The Voice wins reality competition Emmy, which actually qualifies as an upset
NBC’s The Voice won the Emmy for outstanding reality competition series, unseating CBS’ The Amazing Race for the second upset in the category’s 11-year history. Before last night, nine of the 10 years the Emmys have awarded a statute to Amazing Race as the best reality competition series; after being dethroned by Top Chef in 2010, it won again two years in a row.
Meanwhile, the Emmy for choreography was presented for the first time during the prime-time telecast, following a number choreographed by the nominees. The Emmy, presented by reality show host Emmy winners Heidi Klum and Tim Gunn, went to Dancing with the Stars’ Derek Hough, the only non-So You Think You Can Dance nominee.
As to the competition award, I don’t think a single one of the nominated shows had a particularly Emmy-worthy season last year, and some, like So You Think You Can Dance and Top Chef, were particularly weak when compared to their own earlier seasons. And while The Voice smartly reinvented the singing competitions series, it quickly found its own rut, and I wonder if its popularity, rather than its quality, is what got voters’ attention.
Executive producer Mark Burnett accepted the award after charging the stage without his crew and taking the statue while admonishing them to hurry up (“come on, guys”). However, like he did when he accepted the outstanding reality program award from the TV Critics Association this summer for Shark Tank, Burnett did credit his crew, even if he took the microphone.
Specifically, Burnett cited “our incredible production team: our incredible production team, our showrunners, Audrey Morrissey, Lee Metzger, Stijn Bakkers. John de Mol for the great format, NBC for take the risk, Meredith Ahr and Paul Telegdy.” While Burnett did cite “our great host” Carson Daly by name, he did not name the coaches except to say “our great coaches.” And then he put in a plug: “keep supporting—we’re back on Monday, keep us number one.”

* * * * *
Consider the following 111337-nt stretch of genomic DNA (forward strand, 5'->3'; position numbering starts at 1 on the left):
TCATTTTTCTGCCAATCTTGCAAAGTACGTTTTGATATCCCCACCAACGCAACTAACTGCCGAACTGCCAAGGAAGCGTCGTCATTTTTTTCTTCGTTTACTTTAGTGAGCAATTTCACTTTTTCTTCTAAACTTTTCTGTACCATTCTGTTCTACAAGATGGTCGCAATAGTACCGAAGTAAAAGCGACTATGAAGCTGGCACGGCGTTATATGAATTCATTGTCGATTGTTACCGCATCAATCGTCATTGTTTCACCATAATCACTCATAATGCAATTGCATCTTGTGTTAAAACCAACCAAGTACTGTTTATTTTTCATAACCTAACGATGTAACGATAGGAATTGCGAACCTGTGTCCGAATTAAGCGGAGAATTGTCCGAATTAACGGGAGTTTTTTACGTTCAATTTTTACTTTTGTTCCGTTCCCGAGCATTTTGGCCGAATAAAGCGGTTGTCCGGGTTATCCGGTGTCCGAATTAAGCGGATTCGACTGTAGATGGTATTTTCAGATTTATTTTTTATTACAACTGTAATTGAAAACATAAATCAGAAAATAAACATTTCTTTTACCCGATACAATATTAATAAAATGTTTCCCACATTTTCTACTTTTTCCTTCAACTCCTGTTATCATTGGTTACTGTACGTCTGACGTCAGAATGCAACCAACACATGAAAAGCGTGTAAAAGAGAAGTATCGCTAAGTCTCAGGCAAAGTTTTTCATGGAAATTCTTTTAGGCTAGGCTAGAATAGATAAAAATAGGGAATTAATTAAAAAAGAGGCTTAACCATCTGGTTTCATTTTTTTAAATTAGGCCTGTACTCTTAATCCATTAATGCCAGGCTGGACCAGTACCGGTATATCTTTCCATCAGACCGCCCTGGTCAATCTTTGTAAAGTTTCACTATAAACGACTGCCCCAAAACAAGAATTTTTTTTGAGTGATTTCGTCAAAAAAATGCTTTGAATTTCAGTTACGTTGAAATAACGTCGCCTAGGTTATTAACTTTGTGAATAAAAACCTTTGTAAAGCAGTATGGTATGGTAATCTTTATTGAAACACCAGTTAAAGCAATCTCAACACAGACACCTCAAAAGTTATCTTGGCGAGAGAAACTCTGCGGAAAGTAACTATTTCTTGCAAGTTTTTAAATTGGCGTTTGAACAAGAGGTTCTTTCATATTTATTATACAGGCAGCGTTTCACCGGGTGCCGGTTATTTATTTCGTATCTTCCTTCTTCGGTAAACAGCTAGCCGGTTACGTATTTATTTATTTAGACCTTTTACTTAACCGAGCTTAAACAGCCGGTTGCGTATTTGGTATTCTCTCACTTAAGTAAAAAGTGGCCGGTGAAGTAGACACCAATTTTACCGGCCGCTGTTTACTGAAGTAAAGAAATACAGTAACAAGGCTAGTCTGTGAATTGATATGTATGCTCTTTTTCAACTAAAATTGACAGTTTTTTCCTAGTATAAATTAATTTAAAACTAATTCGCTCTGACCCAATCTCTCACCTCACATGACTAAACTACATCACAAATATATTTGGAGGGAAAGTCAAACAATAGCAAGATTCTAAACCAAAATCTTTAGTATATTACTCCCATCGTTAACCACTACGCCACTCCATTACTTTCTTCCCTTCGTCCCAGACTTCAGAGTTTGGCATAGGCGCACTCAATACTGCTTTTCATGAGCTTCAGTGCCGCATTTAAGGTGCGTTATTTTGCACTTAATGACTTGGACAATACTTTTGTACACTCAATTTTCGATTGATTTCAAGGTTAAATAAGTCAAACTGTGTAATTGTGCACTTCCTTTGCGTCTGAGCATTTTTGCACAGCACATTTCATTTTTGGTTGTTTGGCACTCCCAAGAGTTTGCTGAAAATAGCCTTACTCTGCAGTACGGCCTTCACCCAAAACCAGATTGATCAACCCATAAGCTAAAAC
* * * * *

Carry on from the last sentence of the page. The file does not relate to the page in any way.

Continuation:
The show’s win was one of many upsets (Breaking Bad, The Colbert Reporter, Tony Hale and Julia Louis-Dreyfus for Veep) among the predictable awards (Modern Family again? Sigh.) during a telecast that had great moments but a lot of awfulness.
The Emmys may exist to acknowledge outstanding television, but they certainly do not always produce it, completely wasting Neil Patrick Harris during a flat opening bit that was nearly as bad as the reality hosts’ attempt, never mind the inclusion of insanely awkward segments with Shemar Moore backstage, where stars stood next to him while he attempted to read lines. It was also, as Steven Levitan said, “the saddest Emmys of all time,” thanks to genuinely moving but badly slotted segments featuring people talking about someone they knew who died last year.
But then there was Merritt Wever’s amazing acceptance speech (“Thank you so much. I gotta go. Bye.”) and this hilarious moment, though it turned out to be a comedian and writer for the show. Still, it was funnier than any of the bits or jokes the rest of the show delivered.
The Emmys could learn a lot from reality TV. If only its voters would start watching it.